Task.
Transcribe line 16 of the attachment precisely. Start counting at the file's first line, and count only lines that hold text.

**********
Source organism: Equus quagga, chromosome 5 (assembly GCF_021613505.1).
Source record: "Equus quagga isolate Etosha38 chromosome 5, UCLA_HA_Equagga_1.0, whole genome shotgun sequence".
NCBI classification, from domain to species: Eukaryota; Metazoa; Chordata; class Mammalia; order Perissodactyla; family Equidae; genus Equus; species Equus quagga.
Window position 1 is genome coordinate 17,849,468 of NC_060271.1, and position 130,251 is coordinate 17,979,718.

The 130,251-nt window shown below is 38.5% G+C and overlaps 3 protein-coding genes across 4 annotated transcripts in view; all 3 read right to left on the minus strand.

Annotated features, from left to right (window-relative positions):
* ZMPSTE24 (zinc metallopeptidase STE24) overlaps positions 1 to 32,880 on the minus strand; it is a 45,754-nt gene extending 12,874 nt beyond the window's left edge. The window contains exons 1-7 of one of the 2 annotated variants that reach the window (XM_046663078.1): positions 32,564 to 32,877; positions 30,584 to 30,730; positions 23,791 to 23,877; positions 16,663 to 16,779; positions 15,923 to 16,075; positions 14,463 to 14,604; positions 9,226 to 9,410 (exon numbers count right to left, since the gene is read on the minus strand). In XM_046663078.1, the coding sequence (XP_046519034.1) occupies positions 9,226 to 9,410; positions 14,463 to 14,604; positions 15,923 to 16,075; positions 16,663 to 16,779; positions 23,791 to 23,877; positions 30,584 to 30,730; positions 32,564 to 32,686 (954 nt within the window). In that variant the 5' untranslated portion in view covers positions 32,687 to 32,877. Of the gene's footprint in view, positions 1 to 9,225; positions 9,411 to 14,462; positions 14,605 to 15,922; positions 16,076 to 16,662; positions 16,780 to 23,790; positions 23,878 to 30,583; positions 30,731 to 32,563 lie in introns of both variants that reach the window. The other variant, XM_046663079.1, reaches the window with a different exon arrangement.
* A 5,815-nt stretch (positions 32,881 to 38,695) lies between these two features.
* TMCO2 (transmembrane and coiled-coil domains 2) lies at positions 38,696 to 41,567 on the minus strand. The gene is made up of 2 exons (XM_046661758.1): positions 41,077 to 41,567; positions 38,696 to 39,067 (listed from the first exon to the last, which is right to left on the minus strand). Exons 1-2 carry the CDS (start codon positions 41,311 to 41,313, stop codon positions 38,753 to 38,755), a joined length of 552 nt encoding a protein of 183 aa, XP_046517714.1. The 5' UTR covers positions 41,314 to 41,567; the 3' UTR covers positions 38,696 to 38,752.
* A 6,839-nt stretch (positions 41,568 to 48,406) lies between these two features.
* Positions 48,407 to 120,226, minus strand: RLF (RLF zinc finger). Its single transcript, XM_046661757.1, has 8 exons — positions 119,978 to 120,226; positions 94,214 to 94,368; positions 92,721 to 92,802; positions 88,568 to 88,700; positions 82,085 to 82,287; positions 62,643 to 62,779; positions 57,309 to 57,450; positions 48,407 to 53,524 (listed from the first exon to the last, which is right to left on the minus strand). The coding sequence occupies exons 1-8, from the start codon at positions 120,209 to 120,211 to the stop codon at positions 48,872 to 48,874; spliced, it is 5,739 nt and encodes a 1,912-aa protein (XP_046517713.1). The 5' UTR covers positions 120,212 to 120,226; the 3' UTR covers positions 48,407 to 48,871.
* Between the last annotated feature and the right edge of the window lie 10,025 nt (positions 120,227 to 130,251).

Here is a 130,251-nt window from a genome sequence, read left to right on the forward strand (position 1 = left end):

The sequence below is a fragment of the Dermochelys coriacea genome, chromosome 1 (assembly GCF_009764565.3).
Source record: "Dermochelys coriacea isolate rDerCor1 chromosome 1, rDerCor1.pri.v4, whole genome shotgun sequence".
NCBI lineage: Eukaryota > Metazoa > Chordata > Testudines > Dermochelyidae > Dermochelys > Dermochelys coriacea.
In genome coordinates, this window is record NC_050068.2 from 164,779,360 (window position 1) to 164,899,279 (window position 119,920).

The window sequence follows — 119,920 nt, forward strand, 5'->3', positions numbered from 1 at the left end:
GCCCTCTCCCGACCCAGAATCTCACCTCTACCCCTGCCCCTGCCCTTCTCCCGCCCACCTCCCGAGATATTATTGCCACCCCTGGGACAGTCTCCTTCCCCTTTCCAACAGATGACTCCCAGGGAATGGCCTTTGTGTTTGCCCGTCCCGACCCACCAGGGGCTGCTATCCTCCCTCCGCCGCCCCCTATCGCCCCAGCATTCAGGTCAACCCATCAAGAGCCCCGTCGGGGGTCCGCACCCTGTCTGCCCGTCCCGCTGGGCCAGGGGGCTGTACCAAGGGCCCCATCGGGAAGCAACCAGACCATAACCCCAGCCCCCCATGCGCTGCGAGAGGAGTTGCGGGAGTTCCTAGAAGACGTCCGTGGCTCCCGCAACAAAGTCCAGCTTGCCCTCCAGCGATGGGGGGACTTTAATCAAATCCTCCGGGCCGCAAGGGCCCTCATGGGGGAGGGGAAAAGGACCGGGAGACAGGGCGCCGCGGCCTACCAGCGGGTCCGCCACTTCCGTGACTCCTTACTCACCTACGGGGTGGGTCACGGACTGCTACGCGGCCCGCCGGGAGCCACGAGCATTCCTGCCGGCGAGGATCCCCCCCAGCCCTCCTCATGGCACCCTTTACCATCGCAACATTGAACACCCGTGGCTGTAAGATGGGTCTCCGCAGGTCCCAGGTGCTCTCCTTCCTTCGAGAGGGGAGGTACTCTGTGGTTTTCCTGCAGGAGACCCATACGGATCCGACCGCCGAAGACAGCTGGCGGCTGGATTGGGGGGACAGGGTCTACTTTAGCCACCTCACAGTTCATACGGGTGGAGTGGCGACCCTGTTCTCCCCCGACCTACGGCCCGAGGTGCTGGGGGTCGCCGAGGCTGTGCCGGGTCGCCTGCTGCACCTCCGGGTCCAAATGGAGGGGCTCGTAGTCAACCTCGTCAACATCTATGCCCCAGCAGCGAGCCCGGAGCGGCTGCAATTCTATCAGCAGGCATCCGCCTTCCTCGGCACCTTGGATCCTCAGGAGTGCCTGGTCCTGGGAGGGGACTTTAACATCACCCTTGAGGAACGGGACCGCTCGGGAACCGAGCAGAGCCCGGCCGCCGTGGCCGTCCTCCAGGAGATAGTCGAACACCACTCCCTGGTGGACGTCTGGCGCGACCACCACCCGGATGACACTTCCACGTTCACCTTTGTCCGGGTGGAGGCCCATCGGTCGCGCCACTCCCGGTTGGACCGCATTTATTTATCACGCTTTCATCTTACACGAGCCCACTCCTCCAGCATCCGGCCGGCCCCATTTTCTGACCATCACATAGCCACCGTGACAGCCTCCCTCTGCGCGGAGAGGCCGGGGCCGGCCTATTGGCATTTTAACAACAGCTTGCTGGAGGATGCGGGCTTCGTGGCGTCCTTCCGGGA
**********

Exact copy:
NCBI lineage: Eukaryota > Metazoa > Chordata > Testudines > Dermochelyidae > Dermochelys > Dermochelys coriacea.